Water for Elephants

For a romantic drama, Water for Elephants lacks chemistry between the leads but is saved by supporting roles and an impressive production design.

Candy floss served with eye candy might just be the best part about this adventure film masquerading as an old-fashioned romantic drama. Such is the lush detail in visual aesthetics, but not much praise can be afforded when it comes to its narrative adaptation.  

Directed by Francis Lawrence, Water for Elephants is based on a bestselling novel of the same name by Sara Gruen. While the novel is a moving tale about tragedy, abuse, murder and forbidden love, the cinematic adaptation by Richard LaGravenese (whose previous screenplays includes The Bridges of Madison County and The Horse Whisperer) feels diluted with watered down violence and almost non-existent emotions from the lead characters. In fact, the film begins like Titanic and The Notebook, both bitter-sweet romantic sagas where an elderly character is tasked with narrating the story through flashbacks. This is when we first meet Jacob Jankowski (Hal HolBrook), a 90-year-old Polish-American visiting a travelling circus, after wandering away from his nursing home. In narrating an incredible story to the circus owner, Jacob goes back to when he was a 23-year-old veterinary student at the esteemed Cornell University. Tragedy strikes and the young Jacob (Robert Pattinson) finds himself homeless and then a stowaway on a freight train that turns out to be the home of the Benzini Brothers travelling circus show. Instead of being thrown off the locomotive, Jacob is recruited by the circus owner, August (Christoph Waltz), to train their latest attraction, Rosie the elephant. Jacob works wonders with Rosie, but also falls in love with Marlena (Reese Witherspoon), the star of the circus and August’s wife. If you thought Waltz was a charming but devious Nazi Colonel in The Inglorious Bastards, wait till you see what he is capable of as a jealous husband with murderous intent.  

To say that Waltz steals the show is obvious, but hugely aided by the fact that Pattinson and Witherspoon are mismatched from the very first scene they are in. Owing to a PG-13 classification, none of the steamy affair from the book finds its way into the adaptation. That’s perfectly acceptable. The real problem is the lack of chemistry between what is supposed to be star-struck lovers. As much as I regret saying this, Pattinson’s brooding vampire and Kristen Stewart’s poker-faced expressions from the Twilight films now seem forgivable in stark comparison to the deadpan romance in this film. This becomes a tiresome letdown not only due to the poor choice in casting but fundamentally detracts from the palm-sweating romance elements in the book.  Besides the leads, every other character has something to offer including one of the most overwhelming scenes from – believe it or not – Rosie the elephant.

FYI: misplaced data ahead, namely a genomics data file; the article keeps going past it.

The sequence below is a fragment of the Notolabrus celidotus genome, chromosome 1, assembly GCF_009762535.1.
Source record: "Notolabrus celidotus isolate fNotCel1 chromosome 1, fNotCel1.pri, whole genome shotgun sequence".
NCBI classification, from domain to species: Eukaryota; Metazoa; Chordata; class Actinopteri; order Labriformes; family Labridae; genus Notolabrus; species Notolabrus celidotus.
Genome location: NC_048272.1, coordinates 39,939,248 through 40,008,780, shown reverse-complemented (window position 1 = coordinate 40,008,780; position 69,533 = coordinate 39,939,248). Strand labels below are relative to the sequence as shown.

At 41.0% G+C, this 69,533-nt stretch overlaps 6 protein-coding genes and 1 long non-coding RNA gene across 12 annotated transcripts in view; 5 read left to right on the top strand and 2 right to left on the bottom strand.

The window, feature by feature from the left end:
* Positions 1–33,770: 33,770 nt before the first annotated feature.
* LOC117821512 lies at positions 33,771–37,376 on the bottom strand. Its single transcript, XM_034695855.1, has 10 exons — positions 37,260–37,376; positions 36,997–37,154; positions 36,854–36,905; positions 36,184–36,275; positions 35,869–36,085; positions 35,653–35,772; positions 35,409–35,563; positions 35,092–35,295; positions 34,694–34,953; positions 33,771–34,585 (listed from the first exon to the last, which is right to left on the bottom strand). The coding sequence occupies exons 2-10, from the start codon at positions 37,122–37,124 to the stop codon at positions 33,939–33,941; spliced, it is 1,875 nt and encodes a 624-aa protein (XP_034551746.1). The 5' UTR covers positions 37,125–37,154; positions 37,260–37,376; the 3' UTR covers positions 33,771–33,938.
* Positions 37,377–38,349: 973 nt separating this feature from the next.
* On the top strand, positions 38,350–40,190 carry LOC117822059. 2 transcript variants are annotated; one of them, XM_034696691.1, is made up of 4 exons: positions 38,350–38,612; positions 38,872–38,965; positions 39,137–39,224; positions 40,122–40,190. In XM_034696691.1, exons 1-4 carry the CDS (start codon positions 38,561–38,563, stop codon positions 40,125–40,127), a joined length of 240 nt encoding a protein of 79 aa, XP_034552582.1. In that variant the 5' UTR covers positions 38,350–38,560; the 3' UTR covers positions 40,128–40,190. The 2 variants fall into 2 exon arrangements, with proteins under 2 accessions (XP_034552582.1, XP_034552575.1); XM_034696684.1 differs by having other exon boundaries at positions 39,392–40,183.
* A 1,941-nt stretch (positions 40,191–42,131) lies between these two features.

Water for Elephants isn’t all that bad when considering the director’s flair and how he chooses to layer this story with style. Let’s not forget that the setting is depression era 1930s and as such, cinematography and production design are top notch when encompassing the bells and whistles of the circus business. Pacing is as kinetic as a locomotive picking up steam (excuse the pun), leading up to a finale that is as spectacular and explosive as you would expect in an action-adventure film. Fortunately or unfortunately, the overall exposition merely serves to mask what should have been a remarkable love story. But even then, Waltz and his revamped bipolar personality in August makes it just a tad worth your time.

Rating: ★★★☆☆


About Lloyd Bayer

Besides his passion for travelling, photography and scuba diving, Lloyd is a prolific film critic having contributed hundreds of film reviews to web and print journals, including IMDb and local daily Khaleej Times.